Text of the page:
- Today's best 30 equity choices for wealth-building in the next 3 months are presented.
- They include CRM, PCLN, FAS, JAZZ, FSLR, among other diversified buy candidates.
- Best choices are defined by the future price forecasts implied by market-makers' hedges to protect their firm capital, put at risk to get big-money client's trades filled.
- Choices are compared with a market-average forecast as represented by SPDR S&P500 ETF (NYSEARCA:SPY), and with the average of 2500+ other equities forecasts.
What are you afraid of?
"Losing money we have at risk", they all answered.
Why do you put your money at risk?
"That's our job, and it's not our money. We lose enough of it, and we lose our jobs. Ones that pay us each a million dollars or more a year."
So what can you do about it?
"Buy insurance against bad price moves in the temporary investments where the money is at risk. Hedging is what we do, and we're damn good at it. Often we can make more money on the hedges than we do on the trades, in addition to protecting against losses."
Sounds like you've got it knocked.
"Yeah, but don't talk about it, or the customers may catch on."
What could happen then?
"Well, some of 'em are smart enough to figure out if we're willing to pay up for protection, and the way we do it, then they can tell just how far we think the prices can go - in either direction."
"Then they could turn the game around and front-run us. Instead of us making money 9 times out of 10, they might get it. And then we'd get the axe. Before we get our retirement stash built. And I'm almost 30 already."
What a shame that would be. But your secret is safe with me. (Or maybe not. All's fair in love and war, and this is war, if you haven't noticed. It sure isn't love, despite what they all may pretend.)
End of context story
So on with today's skirmish in the ever-present contest. This battle today is among all stocks.
We plan to use the Market-Makers' [MMs] extensive information-gathering systems and intelligence resources to learn how far they think those securities' prices can move in the near future. Then we will have the perspective to decide which of them - if any - are the best places to put our capital to work (and at risk).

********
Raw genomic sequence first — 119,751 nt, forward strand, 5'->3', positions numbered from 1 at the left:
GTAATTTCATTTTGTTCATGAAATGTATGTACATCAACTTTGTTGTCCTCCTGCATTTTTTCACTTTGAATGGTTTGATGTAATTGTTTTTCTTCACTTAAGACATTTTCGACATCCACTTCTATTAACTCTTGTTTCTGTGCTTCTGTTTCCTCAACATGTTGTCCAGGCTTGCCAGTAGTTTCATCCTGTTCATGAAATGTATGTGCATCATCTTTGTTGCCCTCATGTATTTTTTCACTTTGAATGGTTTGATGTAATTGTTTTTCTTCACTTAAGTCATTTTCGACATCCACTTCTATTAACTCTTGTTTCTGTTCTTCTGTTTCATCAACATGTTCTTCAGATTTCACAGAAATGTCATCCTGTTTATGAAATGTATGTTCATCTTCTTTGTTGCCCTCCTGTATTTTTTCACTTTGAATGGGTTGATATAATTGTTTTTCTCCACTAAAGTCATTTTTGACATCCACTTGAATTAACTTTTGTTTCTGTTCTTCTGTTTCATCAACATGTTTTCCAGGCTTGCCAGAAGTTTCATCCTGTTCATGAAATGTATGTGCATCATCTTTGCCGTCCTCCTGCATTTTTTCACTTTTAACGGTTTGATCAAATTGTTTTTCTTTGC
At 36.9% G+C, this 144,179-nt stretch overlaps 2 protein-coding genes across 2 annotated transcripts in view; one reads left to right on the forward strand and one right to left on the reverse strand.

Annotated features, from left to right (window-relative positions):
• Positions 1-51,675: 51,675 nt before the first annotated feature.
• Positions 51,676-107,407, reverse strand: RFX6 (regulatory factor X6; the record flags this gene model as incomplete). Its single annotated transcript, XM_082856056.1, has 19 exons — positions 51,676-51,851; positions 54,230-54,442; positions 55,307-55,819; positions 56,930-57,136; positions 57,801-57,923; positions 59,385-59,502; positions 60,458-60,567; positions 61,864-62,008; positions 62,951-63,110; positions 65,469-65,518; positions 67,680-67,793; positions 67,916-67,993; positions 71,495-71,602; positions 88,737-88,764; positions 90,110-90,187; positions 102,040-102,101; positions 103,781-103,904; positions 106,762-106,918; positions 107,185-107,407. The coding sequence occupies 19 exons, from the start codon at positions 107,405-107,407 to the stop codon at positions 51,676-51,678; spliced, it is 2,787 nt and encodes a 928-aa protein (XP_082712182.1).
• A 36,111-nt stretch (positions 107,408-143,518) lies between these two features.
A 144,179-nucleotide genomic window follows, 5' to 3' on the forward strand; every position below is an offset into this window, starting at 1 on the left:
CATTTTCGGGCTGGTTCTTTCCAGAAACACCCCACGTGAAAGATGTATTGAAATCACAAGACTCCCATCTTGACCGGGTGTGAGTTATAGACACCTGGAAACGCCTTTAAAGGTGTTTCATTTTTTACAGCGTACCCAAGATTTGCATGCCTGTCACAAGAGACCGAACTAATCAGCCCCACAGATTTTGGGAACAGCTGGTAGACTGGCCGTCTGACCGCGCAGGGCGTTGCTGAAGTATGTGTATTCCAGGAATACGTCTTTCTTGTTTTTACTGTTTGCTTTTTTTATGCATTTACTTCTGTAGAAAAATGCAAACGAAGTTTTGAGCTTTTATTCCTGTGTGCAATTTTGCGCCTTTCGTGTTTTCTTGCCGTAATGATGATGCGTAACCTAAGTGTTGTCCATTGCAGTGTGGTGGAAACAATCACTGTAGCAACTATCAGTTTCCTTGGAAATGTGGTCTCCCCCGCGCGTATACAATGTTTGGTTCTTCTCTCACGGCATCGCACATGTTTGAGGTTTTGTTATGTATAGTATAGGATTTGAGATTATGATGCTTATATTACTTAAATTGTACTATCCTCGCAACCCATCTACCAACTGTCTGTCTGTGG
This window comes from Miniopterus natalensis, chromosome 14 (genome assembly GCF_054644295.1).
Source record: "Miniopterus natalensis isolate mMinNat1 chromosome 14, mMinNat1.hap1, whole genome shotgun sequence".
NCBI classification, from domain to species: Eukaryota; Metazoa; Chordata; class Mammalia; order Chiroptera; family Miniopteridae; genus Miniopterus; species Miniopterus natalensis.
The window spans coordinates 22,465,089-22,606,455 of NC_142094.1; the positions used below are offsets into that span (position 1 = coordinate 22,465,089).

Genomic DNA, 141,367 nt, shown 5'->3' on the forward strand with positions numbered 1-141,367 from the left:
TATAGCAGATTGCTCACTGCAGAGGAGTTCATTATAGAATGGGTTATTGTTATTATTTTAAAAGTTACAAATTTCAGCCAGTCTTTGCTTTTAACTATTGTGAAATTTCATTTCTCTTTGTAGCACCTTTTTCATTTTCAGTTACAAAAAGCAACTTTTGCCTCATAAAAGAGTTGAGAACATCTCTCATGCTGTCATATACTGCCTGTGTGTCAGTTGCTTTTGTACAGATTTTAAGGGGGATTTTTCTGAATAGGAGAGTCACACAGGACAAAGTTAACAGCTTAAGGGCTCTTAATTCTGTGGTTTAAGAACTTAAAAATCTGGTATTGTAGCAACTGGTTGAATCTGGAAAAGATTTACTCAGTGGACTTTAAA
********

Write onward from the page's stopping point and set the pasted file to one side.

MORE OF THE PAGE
Since we have been playing this game daily for over a decade, we know how their present expectations compare with earlier ones. If similar earlier notions on their part worked out well, then the present ones may do as much for us.
Here's what our records over the past 5 years reveal on over 2500 widely-held and actively traded equities, with 30 of the best ones highlighted.
The way the market-maker [MM] community has been protecting the capital it has to put at risk to get big-money-fund Portfolio Managers' volume trade orders filled, tells us that they see the price ranges in the first two columns as likely during the next 3 months.
We test how well their price range forecasts have worked in the past by imagining a "buy" in each forecast security at the next end of day's close price, to be held until the first day's end of day price is at or above the top of the forecast range. Failing that in 3 months, that buy is closed out, regardless of gain or loss.
We group the results of all forecasts with similar upside to downside potentials together. The Range Index tells what proportion of the forecast range lies below the forecast day market quote, and is our yardstick for that grouping.
The move from the forecast date price to the sell target potential is its upside prospective reward. Against that, we take as its previously encountered risk the worst-case price drawdown during each of the holding periods while attempting to reach sell targets of each Range Index forecast. Then we average those worst cases together as our risk metric. Those measures of good prospects and bad experience compared to each other, stock by stock, form a Reward-to-Risk ratio, seen in the table's last column to the right. Bigger is better.
Another important dimension of the historic performance is the proportion of "buys" that end their test experiences at a profit. The Win Odds column tells what that percentage has been for each stock at all prior experiences of the present Range Index. The % Payoffs tells what the average size of the net gains has been. The number of market days tells how long, on average it took to close out the historic positions, and the annual rate is calculated from that, using an appropriate 252-day year.